Saturday, June 08, 2019


For many Americans, Afghanistan resembles a slow-motion train wreck—you could see the disaster coming from a mile away, yet you still find it hard to avert your eyes.

Despite spending over $740 billion—$132 billion in reconstruction assistance alone—Afghanistan remains mired in conflict. A day doesn't go by when some act of violence occurs, whether it's a Taliban ambush against an Afghan army checkpoint or an airstrike that goes tragically wrong. The country's politicians are often as consumed with infighting, score-settling, and personal grievance as they are in delivering for the Afghan people.

Afghanistan is still one of the most corrupt places on the planet, notwithstanding the anti-corruption and rule of law initiatives designed and financed by the United States. Kabul's health sector, severely impacted by the strains of war and a lack of donor support, is badly underfunded and under-delivering. Indeed, the violence could get even worse; if the U.S. and Iran are unable to deescalate tensions that have arisen over the past few weeks, Afghanistan could quickly become another front in the 40-year rivalry between the two nations. The Afghan people would bear the ultimate cost.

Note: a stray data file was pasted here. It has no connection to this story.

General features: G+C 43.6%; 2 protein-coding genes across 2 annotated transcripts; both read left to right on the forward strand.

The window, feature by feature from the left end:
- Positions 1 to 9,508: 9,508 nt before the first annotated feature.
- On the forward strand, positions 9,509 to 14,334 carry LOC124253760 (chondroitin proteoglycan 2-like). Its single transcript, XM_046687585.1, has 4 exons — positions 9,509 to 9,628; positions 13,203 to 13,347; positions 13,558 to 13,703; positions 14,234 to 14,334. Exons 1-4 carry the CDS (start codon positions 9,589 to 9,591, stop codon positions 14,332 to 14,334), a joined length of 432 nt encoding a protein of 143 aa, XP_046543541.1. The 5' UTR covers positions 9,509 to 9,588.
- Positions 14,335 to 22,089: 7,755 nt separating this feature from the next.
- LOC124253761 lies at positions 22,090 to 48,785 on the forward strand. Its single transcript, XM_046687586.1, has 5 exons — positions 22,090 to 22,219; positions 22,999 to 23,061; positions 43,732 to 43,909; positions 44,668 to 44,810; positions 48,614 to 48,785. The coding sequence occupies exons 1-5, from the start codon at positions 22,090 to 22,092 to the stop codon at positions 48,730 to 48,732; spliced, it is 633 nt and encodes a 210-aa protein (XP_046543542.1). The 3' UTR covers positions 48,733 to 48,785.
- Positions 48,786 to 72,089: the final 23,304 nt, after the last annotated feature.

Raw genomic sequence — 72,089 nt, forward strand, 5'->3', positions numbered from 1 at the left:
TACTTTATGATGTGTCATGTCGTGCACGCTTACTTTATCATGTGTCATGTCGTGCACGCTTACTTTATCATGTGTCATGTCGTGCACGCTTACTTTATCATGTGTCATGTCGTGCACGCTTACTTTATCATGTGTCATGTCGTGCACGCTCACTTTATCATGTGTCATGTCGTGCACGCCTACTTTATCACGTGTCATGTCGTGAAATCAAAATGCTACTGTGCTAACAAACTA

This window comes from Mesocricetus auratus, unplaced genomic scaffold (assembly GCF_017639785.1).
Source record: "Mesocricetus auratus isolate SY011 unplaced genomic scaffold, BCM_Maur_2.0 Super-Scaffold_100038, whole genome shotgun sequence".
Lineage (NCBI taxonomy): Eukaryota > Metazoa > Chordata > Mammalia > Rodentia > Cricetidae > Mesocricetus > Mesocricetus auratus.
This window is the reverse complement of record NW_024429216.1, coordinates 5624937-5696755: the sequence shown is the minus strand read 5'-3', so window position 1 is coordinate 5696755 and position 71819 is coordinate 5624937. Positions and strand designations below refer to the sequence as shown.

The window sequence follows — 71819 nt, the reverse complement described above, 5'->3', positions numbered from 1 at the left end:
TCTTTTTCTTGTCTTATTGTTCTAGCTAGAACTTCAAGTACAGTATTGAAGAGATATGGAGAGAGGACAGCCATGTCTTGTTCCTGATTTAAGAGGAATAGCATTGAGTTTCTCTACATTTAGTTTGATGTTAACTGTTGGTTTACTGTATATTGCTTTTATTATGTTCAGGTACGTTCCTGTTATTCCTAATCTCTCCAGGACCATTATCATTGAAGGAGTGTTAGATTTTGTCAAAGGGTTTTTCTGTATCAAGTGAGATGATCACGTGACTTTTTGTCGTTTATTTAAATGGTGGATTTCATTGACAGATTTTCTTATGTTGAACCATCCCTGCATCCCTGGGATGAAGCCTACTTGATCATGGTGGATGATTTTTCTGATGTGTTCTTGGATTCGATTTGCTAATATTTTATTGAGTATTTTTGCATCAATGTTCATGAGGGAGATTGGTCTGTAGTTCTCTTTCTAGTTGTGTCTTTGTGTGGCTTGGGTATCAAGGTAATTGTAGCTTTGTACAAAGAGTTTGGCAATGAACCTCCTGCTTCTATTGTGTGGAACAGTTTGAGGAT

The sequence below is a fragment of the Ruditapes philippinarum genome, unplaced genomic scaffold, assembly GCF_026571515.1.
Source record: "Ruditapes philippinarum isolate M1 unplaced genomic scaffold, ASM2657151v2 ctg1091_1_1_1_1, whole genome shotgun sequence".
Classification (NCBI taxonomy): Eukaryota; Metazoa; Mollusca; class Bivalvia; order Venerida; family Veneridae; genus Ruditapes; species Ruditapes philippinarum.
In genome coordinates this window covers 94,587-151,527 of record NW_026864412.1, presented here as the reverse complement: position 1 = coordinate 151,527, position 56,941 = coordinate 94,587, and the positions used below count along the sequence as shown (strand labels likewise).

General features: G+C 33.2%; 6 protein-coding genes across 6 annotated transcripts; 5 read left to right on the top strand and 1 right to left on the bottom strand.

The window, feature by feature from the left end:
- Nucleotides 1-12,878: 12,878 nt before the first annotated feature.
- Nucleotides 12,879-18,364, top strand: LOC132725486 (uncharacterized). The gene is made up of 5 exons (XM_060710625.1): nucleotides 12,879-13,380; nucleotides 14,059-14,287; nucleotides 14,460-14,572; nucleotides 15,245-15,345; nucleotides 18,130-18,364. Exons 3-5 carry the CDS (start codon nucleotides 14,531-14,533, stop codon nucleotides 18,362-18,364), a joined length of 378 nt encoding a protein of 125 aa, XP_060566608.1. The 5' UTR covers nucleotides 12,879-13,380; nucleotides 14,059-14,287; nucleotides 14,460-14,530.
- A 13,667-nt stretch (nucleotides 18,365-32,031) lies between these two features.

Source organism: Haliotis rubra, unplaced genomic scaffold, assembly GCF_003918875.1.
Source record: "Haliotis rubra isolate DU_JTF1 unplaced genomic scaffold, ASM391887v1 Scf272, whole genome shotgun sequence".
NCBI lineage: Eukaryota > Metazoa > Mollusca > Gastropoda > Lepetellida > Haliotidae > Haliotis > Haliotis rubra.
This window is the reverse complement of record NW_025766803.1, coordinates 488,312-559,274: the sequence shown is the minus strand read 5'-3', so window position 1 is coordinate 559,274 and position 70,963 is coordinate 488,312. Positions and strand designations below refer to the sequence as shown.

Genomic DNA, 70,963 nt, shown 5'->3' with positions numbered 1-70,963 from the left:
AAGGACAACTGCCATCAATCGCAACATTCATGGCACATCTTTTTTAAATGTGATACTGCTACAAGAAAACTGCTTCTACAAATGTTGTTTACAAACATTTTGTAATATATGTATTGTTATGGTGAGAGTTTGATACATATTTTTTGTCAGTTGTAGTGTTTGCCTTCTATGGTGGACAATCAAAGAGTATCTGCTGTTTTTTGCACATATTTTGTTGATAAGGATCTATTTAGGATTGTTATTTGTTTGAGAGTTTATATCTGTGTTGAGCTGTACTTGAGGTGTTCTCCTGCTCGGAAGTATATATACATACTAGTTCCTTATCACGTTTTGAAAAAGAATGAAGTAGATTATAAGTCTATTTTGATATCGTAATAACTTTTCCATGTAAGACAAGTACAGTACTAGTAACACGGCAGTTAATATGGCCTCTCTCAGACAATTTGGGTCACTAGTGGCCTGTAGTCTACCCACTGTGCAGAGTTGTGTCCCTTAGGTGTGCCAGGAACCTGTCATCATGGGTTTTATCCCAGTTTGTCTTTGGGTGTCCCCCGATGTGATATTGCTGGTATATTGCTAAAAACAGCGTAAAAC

After 18 years of fighting and advising, I believe the American people would supporta full U.S. military withdrawal from Afghanistan if President Trump gave the order. And yet while this sentiment is more than understandable, it's incumbent upon the Trump administration to get the best possible deal on behalf of America's national security. Zalmay Khalilzad, a former U.S. Ambassador to Afghanistan and the administration's point man on the conflict, has been assigned this difficult task.

We don't know where the process will lead or whether an agreement with the Taliban is even possible. But what can be said for sure is that the current diplomacy, warts and all, is the best possible avenue for the United States and the Afghan people. While it has become a cliche, there really is no military solution to the war.

If Washington hopes to finally redeploy our forces out of Afghanistan and end a war that has proceeded for what feels like an eternity, it needs to dedicate as much time and energy into the peace track as it has in bombing Taliban positions. The entire national security apparatus across the inter-agency needs to support Khalilzad's efforts, regardless of how complicated they may be.

Not all deals, however, are created equal. Any agreement with the Taliban must be worthy of the considerable sacrifices U.S. troops have endured through countless deployments over the last 18 years. - Read More

Here Is What America Must Get Right Before It Leaves Afghanistan ...


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